Referendum vote result: across the divide, the political classes line up against the people

This post was written by Reuben on October 24, 2011
Posted Under: Uncategorized

Well the results are in, and the motion calling for a referendum on Britain’s membership of the EU was defeated by 413 votes to 111 – courtesy of all the major political parties. The political classes have, in other words, lifted two fingers to those whom they are supposed to represent. It has been clear for years now that if Britain’s EU membership was put to a referendum, the no-camp would win hands down. Meanwhile 70% of people want a referendum. And yet this majority opinion finds no expression amongst any of the major parties.

The powers that, every 5 years we lend to parliament are not theirs to give away at will . And yet give them away they have. In 2008, none other than Nick Clegg remarked that nobody under 51 had been asked their opinion on Britain’s relationship with Europe. In the meantime we have reached a situation in which 15-50% of our laws (depending on who you believe) are handed down from the only faintly democratic institutions of Brussels.

It is often said by demos- fearing Europhiles, that referenda are “not a part”of the British constitution, and that our relationship with Europe therefore need not require one. According to one commentator, a referendumon the EU “could potentially undermine the very foundations of how our political system works”. Things are in fact not so black and white. Before the Liberals curtailed the power of the Lords in 1910 they were compelled to hold another election – the second in the year – precisely on that issue. THe principle here was that when it comes making “organic change”, that when it comes to actually changing the rules of the game a simple parliamentary majority does not suffice (in the same way tht it would be constitutionally legitimate for a government to assume power and then vote through 50 year electoral terms).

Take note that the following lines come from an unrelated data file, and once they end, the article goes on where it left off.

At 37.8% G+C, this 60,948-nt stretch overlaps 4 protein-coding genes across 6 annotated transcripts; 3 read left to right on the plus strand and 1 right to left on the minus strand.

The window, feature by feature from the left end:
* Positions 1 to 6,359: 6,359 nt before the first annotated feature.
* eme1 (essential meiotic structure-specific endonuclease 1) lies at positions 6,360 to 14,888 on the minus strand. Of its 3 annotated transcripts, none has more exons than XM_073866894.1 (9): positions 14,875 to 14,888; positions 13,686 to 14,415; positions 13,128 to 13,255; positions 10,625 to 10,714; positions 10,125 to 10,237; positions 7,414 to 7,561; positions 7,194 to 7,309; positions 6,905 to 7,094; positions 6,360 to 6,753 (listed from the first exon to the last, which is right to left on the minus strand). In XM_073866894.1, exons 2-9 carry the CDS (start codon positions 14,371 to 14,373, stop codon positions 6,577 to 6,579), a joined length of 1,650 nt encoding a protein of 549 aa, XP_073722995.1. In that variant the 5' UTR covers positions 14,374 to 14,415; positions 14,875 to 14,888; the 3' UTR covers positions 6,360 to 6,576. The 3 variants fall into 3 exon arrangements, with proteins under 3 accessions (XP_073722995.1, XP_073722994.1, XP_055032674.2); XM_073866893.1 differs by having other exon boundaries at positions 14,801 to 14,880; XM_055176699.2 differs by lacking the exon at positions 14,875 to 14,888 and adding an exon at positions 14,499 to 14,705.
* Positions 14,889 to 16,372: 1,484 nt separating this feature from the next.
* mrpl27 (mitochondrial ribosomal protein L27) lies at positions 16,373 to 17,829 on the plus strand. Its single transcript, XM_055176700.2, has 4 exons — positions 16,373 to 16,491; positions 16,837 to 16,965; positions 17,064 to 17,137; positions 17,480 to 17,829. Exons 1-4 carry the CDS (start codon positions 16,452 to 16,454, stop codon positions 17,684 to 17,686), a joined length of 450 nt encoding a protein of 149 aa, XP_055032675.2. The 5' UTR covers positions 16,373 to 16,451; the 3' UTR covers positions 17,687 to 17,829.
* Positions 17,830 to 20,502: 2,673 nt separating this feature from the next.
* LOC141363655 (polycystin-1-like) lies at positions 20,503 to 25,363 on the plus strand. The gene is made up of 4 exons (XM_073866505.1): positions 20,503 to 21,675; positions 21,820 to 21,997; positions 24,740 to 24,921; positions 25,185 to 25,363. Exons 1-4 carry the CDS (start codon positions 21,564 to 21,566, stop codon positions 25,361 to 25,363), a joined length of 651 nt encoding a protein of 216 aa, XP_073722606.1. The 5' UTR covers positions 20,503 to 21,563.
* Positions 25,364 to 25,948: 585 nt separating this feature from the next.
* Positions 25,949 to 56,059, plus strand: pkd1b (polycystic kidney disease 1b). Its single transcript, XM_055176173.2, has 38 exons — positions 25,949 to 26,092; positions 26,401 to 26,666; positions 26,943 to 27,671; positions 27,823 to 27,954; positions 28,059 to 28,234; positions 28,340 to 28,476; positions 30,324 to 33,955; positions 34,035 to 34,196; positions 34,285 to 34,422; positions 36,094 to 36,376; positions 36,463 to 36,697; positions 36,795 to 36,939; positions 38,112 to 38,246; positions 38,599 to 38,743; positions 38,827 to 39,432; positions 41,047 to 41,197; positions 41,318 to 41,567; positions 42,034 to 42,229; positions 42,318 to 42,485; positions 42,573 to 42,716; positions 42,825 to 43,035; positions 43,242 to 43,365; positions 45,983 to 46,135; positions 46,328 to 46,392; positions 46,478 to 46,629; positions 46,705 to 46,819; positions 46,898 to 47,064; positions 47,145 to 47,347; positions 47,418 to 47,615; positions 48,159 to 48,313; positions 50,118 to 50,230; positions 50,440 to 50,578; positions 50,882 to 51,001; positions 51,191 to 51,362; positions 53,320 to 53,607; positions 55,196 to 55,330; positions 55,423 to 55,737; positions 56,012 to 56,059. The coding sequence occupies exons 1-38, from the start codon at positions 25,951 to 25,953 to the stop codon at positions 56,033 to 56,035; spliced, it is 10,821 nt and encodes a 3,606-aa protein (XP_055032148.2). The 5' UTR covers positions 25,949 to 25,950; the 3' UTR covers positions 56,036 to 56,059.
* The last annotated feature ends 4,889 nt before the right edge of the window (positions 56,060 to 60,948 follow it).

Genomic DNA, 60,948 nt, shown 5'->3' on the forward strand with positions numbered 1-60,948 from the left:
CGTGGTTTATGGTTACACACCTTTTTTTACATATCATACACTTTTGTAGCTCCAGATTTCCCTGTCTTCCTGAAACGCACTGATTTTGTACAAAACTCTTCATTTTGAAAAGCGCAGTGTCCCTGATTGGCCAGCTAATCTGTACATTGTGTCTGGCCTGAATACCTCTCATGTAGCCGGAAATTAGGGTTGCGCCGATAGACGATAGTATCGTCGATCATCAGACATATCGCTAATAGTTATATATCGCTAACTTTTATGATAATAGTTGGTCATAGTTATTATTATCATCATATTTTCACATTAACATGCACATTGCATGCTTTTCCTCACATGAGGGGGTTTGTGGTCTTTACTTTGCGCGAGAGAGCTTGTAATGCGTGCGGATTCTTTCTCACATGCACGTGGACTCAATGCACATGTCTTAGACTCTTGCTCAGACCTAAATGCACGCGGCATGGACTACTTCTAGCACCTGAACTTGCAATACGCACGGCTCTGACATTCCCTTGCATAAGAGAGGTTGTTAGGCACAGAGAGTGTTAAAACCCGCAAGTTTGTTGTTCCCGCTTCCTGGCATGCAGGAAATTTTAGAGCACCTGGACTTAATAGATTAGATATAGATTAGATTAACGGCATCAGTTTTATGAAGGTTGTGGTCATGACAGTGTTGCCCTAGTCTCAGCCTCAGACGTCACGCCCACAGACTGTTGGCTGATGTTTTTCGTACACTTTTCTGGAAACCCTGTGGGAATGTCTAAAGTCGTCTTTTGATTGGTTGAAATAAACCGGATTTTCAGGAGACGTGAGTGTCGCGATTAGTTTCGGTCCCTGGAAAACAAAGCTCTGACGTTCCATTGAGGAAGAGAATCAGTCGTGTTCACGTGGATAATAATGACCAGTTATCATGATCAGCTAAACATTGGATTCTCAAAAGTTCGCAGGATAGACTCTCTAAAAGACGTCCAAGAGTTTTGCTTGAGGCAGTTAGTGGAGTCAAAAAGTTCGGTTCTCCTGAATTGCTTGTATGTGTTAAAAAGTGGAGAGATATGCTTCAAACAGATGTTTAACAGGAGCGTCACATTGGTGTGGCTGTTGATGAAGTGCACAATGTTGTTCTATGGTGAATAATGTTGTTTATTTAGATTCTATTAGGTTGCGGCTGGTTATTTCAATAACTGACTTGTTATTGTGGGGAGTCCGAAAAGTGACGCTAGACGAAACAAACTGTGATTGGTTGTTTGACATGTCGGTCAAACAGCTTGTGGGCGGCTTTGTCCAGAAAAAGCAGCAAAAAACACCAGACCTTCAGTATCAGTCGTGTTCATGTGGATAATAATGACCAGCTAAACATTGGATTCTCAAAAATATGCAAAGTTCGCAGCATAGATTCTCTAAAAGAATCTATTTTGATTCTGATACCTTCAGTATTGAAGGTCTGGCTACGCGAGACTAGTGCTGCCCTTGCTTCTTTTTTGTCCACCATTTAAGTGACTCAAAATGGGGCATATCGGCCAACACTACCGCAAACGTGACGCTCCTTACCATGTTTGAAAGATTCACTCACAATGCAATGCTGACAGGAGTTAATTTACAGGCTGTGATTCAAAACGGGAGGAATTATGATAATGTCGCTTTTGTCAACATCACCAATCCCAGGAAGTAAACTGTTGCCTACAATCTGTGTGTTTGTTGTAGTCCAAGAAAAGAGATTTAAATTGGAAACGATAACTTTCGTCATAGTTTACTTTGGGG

Since Britain was last asked to join the EU the rules of the game have changed and changed again – as Economic integration morphed into partial political union. When various European publics delivered their negative verdict on the European constitution, it was repackaged as the Lisbon Treaty. We now have an EU president upon who we were not merely denied a vote, but denied even the opportunity to express an opinion – since his candidacy was not even announced to the public. It is a tremendous understatement to say that it is high time that the British given a say in how, and from where , they are governed.

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To contact Reuben email reuben@thethirdestate.net

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Reader Comments

Paddy

Interestingly, if you think of the european parliament as another layer above our house of commons, it is another degree of separation between citizens and decision making. Kind of ironic when Europe is supposedly the cradle and champion of democracy. The counter argument is that from a business/trade/economy point of view, we will lose much from leaving the EU. That could be seen as trading our rights for money.

Are we trading for our rights in that case? No, because our mps just traded our rights for us.

On the other hand, you can see this as a triumph for pragmatism vs ideology, pointing to the Conservatives as the most ideological party, and the liberal democrats as the least ideological party (but we knew that all along).

#1 
Written By Paddy on October 25th, 2011 @ 11:28 am

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